Location based services have been appearing on ‘next big thing’ lists for half a decade.
But, as the years come and go, only a smattering of dedicated diehards still actually use them. We’re looking at you, Peter.F, Mayor of the Tesco Express in Rotherham.
That’s all about to change.
There’s a missing link that will make check-in services mainstream, that will give them purpose and practicality. Most importantly, it will make them easier to monetise. That missing link is indoor navigation.
So, what kind of technology is indoor navigation?
It isn’t really a technology, it’s an idea. It goes like this; what if there were apps that worked like GPS, but indoors? What if we could take positioning technology and mash that together with maps of shopping malls, exhibition centres, hotels, hospitals, universities, supermarkets - or any other big, confusing, indoor space?
Well, increasingly, we can. Now that almost everyone has a smartphone, a host of big names are chucking money and manpower at indoor navigation. Google has Indoor Maps and Apple has iBeacons support in iOS 7. But at the front, riding a white horse and carrying a sabre, is Nokia. Indoor navigation features built into HERE, the mobile maker’s map app, are shiny proof of the indoor navigation concept. And its committed too.
“Users have a need. We’ve mapped more than 49,000 buildings in 45 countries,” says Christof Hellmis, VP of the HERE Map Platform at Nokia, “We’re adding up to a thousand a month to provide orientation to end customers.”
How does it all work?
Smartphones, their sensors and indoor maps are all essential ingredients, but there are several positioning solutions still in competition.
Built into iOS 7, iBeacons uses low energy Bluetooth (Bluetooth LE) to transmit and decode location data from devices in near proximity. The technology detects the proximity of a Bluetooth node - another iPhone or third party Bluetooth transmitter - calculating distance by the strength of the signal. Best of all? It's not expensive.
UK developer Agant is for example, putting together an application development kit based on low cost StickNFind Bluetooth stickers. Ordinarily, they're used to keep track of things that are easy to lose. Like cats – though they make for terrible positioning nodes.
“They cost about 20 dollars a piece and you can stick them pretty much anywhere,” says Dave Addey, Managing Director of Agant, “They just sit there blipping away. Our location app knows where every sticker is within a floorplan.”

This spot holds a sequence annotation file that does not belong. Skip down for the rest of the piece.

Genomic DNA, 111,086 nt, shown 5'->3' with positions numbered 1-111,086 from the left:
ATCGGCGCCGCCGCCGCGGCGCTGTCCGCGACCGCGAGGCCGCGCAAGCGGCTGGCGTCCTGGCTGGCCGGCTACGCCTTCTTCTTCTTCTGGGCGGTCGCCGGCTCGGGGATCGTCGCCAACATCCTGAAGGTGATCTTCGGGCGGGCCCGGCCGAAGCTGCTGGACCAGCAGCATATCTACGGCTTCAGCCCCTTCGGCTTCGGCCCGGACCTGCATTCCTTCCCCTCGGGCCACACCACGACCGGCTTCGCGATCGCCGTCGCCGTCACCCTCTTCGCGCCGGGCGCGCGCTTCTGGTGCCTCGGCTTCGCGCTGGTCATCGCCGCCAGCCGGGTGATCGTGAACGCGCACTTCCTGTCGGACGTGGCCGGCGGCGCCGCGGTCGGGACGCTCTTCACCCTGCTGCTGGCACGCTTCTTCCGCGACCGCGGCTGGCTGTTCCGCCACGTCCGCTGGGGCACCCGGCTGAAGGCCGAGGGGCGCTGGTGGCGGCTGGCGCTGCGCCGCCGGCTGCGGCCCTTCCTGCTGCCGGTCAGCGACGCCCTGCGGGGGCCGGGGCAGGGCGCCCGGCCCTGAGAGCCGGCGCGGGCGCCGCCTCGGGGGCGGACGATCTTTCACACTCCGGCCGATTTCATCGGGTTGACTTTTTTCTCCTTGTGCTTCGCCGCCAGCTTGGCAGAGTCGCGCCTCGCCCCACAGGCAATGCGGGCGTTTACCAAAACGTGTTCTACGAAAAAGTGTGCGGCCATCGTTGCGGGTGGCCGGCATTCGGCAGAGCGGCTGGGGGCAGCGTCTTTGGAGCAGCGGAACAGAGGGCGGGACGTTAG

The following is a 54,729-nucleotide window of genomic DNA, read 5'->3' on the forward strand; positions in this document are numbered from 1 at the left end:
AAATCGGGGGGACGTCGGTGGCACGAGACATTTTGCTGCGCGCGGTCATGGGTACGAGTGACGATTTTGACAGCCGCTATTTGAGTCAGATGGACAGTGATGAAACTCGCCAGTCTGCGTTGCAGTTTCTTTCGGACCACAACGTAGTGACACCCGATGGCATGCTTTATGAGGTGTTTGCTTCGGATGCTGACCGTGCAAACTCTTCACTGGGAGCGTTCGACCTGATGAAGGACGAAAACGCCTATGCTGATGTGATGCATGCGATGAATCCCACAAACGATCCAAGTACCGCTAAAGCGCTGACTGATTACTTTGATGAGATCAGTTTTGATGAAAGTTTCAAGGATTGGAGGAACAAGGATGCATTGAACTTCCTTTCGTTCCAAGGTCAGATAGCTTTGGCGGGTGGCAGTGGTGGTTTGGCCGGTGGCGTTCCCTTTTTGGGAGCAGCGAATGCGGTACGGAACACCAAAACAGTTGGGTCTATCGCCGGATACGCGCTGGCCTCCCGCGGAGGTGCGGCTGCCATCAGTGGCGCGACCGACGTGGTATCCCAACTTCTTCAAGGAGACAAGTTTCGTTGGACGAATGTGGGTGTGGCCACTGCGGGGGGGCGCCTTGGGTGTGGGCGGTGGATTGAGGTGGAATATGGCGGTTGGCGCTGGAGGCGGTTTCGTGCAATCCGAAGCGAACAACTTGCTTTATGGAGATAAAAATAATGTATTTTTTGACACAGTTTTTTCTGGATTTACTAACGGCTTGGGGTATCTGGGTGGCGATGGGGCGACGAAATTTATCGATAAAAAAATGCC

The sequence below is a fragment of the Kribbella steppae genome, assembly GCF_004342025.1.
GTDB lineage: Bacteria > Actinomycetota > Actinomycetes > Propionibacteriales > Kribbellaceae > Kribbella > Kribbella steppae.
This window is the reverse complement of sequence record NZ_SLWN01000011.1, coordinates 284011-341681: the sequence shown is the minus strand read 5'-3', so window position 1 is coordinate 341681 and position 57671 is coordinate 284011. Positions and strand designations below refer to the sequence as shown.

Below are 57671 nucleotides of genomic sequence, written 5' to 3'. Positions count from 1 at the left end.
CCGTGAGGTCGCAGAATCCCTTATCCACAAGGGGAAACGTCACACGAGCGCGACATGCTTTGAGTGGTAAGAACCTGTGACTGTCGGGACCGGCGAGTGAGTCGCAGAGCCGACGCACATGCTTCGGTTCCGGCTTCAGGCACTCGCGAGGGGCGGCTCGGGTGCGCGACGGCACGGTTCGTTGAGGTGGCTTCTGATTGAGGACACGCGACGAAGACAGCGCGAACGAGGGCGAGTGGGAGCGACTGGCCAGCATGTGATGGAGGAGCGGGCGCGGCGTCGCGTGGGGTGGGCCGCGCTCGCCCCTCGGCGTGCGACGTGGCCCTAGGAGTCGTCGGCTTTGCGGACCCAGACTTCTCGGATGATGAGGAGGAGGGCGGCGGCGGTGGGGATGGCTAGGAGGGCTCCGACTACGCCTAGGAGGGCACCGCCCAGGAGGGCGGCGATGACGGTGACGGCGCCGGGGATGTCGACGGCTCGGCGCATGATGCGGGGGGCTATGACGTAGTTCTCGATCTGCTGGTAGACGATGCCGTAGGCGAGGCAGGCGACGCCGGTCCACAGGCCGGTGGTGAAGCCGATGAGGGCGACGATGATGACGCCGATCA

Another application uses the technology already built into your phone. Navisens MotionDNA is an indoor location and navigation technology without reference nodes.
“The approach that Navisens takes is to minimise reliance on any infrastructure. We do this by processing data from the inertial sensors (accelerometers and gyroscopes) found inside smartphones,” says Dr. Ashod Donikian, “[We can] calculate a location without having to place any beacons or infrastructure in the environment... In fact, we can locate in an environment even if we've never previously been there before.”
More after the break...
What’s the point?
Indoor navigation isn’t just about finding your way around big buildings. It’s about bridging the gap between inside and outside; finding your way wherever you are.
Apple has excited geeks with claims that iBeacons will do much more than find the shortest route to Starbucks in your local Arndale Centre, though. It will also help iOS devices interact with things. Approach a suitably equipped door, for example, and it will unlock and open it for you. Leave a room with location sensing technology installed and the lights will turn out. Indoor location brings the Internet of Things a step closer.
Ok. Could it be used for evil?
We were treated to a gobsmacking display of data collection by Dr. Peter Bunus, co-director of SenionLabs, including a demo of an employee’s movements through a typical day. Tracked using SenionLab’s NavIndoors technology, we could see the corridors one worker walked down to get to his office, how long he spent at his desk - even the frequency of his loo visits.
“There are a lot of privacy issues. Definitely, there’s a little bit of work for the lawyers to do there,” says Peter, chuckling, “We are engineers, we try to get the technology in place.”
Data gathering in and of itself isn’t evil. It’s how the Internet makes money, after all. And Dr. Bunus is enthusiastic about the commercial potential of tools that can gather information about real world shopping habits, for example.
“Location based technology could revolutionise and disrupt the mobile advertising industry,” says Peter, “Location based mobile marketing promises the sky; high conversion rates and surgical targeting of ads.”
The next step? Fridges that text to remind you that you’re out of milk when you’re at the supermarket, banner ads that know you looked at stripey shirts the last time you were in Gap and sponsored walking routes that take you past sponsored shops...